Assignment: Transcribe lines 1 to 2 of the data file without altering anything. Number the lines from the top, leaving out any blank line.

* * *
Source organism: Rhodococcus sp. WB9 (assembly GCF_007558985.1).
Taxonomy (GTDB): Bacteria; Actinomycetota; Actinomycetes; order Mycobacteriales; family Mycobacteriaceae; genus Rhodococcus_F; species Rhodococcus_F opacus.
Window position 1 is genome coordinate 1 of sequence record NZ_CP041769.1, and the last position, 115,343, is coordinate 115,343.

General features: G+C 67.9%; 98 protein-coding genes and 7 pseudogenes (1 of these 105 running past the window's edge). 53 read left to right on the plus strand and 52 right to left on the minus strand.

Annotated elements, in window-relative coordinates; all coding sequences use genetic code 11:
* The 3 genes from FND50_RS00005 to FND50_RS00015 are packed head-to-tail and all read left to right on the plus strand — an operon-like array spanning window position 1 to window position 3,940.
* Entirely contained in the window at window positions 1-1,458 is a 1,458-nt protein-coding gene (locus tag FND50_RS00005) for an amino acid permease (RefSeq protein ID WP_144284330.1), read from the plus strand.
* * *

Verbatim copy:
Source organism: Rhodococcus sp. WB9 (assembly GCF_007558985.1).
Taxonomy (GTDB): Bacteria; Actinomycetota; Actinomycetes; order Mycobacteriales; family Mycobacteriaceae; genus Rhodococcus_F; species Rhodococcus_F opacus.